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Accid Anal Prev. 2013 Oct;59:46-54. doi: 10.1016/j.aap.2013.04.038. Epub 2013 May 25.

Concurrent processing of vehicle lane keeping and speech comprehension tasks.

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  • 1Department of Industrial and Operations Engineering, The University of Michigan, 1205 Beal Avenue, Ann Arbor, MI 48109, USA. Electronic address: shicao@umich.edu.


With the growing prevalence of using in-vehicle devices and mobile devices while driving, a major concern is their impact on driving performance and safety. However, the effects of cognitive load such as conversation on driving performance are still controversial and not well understood. In this study, an experiment was conducted to investigate the concurrent performance of vehicle lane keeping and speech comprehension tasks with improved experimental control of the confounding factors identified in previous studies. The results showed that the standard deviation of lane position (SDLP) was increased when the driving speed was faster (0.30 m at 36 km/h; 0.36 m at 72 km/h). The concurrent comprehension task had no significant effect on SDLP (0.34 m on average) or the standard deviation of steering wheel angle (SDSWA; 5.20° on average). The correct rate of the comprehension task was reduced in the dual-task condition (from 93.4% to 91.3%) compared with the comprehension single-task condition. Mental workload was significantly higher in the dual-task condition compared with the single-task conditions. Implications for driving safety were discussed.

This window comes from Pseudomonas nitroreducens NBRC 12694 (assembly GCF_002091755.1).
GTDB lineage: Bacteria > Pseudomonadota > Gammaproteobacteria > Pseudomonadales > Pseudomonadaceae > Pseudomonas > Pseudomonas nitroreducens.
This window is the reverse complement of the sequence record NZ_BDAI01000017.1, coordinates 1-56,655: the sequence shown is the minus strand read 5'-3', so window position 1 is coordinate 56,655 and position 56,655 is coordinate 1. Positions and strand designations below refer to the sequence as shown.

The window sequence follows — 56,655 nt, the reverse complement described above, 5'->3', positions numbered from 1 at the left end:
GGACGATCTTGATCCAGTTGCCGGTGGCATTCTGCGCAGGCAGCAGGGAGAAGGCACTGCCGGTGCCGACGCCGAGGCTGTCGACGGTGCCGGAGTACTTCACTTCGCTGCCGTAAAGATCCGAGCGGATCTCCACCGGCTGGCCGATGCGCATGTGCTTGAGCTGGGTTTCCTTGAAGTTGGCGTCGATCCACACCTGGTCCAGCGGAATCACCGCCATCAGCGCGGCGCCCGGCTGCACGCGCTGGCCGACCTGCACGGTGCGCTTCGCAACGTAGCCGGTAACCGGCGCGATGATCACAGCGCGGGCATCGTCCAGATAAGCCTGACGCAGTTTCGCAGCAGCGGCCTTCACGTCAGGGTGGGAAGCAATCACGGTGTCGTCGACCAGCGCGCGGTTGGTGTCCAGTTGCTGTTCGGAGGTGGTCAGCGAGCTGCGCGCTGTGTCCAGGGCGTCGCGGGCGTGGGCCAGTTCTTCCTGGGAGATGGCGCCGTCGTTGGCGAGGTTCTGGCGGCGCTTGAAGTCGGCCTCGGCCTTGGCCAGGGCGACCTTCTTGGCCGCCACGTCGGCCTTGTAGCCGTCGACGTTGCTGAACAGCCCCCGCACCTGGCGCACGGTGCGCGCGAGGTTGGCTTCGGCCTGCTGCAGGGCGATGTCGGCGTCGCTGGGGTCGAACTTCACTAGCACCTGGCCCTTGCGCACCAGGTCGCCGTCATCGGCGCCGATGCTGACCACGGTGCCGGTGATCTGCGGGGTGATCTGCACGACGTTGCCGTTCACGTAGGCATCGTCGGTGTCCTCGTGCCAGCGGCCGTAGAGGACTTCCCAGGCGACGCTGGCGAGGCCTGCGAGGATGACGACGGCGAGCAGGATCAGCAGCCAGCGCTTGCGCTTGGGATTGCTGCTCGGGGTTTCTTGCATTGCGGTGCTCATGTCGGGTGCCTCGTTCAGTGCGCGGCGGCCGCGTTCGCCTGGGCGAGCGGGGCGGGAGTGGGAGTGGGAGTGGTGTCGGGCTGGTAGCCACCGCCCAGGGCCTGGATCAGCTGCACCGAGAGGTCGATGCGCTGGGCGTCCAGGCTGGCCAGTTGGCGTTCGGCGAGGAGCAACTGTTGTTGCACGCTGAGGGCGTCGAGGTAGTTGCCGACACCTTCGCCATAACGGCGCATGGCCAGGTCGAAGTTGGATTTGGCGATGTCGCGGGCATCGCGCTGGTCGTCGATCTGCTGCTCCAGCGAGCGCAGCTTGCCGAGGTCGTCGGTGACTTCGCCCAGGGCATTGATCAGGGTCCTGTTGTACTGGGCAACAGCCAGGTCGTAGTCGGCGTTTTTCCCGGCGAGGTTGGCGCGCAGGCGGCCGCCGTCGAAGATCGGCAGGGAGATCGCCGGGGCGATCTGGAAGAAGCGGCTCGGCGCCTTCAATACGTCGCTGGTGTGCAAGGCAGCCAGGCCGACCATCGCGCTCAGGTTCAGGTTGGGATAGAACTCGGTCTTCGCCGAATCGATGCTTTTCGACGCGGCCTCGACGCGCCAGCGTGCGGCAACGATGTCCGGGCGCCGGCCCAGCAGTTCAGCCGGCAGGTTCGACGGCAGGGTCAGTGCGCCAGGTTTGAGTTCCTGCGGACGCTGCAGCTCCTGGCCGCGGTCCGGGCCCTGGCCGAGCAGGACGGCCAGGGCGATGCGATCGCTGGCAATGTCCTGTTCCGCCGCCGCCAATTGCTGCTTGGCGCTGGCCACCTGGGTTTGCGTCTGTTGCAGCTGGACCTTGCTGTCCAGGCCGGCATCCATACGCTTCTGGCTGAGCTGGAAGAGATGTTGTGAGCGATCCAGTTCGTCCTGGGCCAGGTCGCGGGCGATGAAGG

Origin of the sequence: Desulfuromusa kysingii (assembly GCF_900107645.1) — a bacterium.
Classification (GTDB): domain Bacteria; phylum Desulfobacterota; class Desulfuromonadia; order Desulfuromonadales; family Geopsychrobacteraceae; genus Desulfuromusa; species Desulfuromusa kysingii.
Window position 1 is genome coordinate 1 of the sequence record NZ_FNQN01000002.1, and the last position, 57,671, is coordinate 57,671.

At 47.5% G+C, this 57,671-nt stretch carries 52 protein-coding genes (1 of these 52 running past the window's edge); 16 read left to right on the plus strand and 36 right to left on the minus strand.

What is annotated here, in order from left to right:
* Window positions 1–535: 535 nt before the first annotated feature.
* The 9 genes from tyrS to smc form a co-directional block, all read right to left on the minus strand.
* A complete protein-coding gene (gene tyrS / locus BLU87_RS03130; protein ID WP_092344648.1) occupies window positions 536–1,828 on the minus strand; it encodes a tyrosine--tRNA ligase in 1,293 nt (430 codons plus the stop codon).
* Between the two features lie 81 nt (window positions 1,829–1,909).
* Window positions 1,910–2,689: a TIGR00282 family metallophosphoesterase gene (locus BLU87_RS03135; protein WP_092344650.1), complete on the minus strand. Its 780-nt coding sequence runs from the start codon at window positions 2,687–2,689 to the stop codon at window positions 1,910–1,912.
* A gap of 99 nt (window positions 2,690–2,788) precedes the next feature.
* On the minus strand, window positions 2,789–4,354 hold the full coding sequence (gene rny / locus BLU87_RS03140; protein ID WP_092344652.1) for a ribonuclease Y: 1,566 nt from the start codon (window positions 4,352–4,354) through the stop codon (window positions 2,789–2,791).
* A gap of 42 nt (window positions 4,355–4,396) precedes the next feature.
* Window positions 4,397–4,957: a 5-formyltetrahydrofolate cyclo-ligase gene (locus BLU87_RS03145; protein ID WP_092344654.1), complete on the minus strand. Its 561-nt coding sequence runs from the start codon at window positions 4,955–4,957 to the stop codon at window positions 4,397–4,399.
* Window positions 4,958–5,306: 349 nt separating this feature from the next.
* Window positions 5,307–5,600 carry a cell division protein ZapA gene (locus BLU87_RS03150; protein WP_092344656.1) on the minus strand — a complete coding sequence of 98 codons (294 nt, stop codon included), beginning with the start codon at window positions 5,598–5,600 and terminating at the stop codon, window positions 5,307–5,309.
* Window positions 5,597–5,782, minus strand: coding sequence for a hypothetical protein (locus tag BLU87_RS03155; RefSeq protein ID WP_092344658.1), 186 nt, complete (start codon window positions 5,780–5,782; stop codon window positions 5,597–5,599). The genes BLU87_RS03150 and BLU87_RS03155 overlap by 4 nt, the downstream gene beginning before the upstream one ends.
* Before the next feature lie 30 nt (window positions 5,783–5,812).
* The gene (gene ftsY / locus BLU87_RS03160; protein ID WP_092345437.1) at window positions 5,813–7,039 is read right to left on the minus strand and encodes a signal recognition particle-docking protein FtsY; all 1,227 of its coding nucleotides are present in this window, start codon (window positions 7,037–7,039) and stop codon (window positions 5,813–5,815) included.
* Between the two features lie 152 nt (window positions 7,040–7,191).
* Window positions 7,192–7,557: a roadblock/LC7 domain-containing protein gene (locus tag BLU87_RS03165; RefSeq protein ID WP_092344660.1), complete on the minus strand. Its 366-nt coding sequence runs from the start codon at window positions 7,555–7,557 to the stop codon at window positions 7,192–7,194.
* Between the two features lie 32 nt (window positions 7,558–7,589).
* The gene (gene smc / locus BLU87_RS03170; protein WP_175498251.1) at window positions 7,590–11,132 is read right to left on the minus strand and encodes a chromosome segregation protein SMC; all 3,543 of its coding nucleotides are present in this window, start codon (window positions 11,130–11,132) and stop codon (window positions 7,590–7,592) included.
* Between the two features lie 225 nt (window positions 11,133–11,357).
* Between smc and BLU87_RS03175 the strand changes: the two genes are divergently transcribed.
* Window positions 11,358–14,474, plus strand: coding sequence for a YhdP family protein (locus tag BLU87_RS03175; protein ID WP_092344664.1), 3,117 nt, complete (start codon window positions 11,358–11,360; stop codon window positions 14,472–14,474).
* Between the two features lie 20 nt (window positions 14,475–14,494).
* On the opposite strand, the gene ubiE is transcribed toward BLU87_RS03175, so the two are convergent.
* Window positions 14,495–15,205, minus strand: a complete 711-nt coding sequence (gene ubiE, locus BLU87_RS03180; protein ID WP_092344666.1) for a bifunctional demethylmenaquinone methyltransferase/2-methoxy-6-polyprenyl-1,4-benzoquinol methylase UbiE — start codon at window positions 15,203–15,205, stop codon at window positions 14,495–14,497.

Copyright © 2013 Elsevier Ltd. All rights reserved.


Cognitive load; Concurrent task; Driving performance; Driving safety; Mobile device

[PubMed - indexed for MEDLINE]
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